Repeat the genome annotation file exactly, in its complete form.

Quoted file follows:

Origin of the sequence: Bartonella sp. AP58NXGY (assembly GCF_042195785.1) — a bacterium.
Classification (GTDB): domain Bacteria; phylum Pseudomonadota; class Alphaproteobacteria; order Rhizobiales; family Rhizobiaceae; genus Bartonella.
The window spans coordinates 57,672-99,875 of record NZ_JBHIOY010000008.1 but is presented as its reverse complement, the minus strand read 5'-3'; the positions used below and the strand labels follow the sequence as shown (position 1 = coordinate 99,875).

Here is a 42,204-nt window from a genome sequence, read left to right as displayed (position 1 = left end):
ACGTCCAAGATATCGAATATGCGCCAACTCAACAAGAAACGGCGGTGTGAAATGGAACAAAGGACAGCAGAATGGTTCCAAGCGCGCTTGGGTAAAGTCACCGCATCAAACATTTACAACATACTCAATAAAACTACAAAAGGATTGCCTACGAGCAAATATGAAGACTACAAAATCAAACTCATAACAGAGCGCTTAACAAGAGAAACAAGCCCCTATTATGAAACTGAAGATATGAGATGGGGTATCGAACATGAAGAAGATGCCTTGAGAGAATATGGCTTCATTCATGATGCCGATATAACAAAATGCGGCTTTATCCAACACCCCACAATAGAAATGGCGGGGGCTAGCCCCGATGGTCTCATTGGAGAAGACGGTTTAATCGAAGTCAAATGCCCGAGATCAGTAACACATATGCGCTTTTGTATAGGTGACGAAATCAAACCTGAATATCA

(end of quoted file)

Origin of the sequence: Bartonella sp. AP58NXGY (assembly GCF_042195785.1) — a bacterium.
Classification (GTDB): domain Bacteria; phylum Pseudomonadota; class Alphaproteobacteria; order Rhizobiales; family Rhizobiaceae; genus Bartonella.
The window spans coordinates 57,672-99,875 of record NZ_JBHIOY010000008.1 but is presented as its reverse complement, the minus strand read 5'-3'; the positions used below and the strand labels follow the sequence as shown (position 1 = coordinate 99,875).

Here is a 42,204-nt window from a genome sequence, read left to right as displayed (position 1 = left end):
ACGTCCAAGATATCGAATATGCGCCAACTCAACAAGAAACGGCGGTGTGAAATGGAACAAAGGACAGCAGAATGGTTCCAAGCGCGCTTGGGTAAAGTCACCGCATCAAACATTTACAACATACTCAATAAAACTACAAAAGGATTGCCTACGAGCAAATATGAAGACTACAAAATCAAACTCATAACAGAGCGCTTAACAAGAGAAACAAGCCCCTATTATGAAACTGAAGATATGAGATGGGGTATCGAACATGAAGAAGATGCCTTGAGAGAATATGGCTTCATTCATGATGCCGATATAACAAAATGCGGCTTTATCCAACACCCCACAATAGAAATGGCGGGGGCTAGCCCCGATGGTCTCATTGGAGAAGACGGTTTAATCGAAGTCAAATGCCCGAGATCAGTAACACATATGCGCTTTTGTATAGGTGACGAAATCAAACCTGAATATCA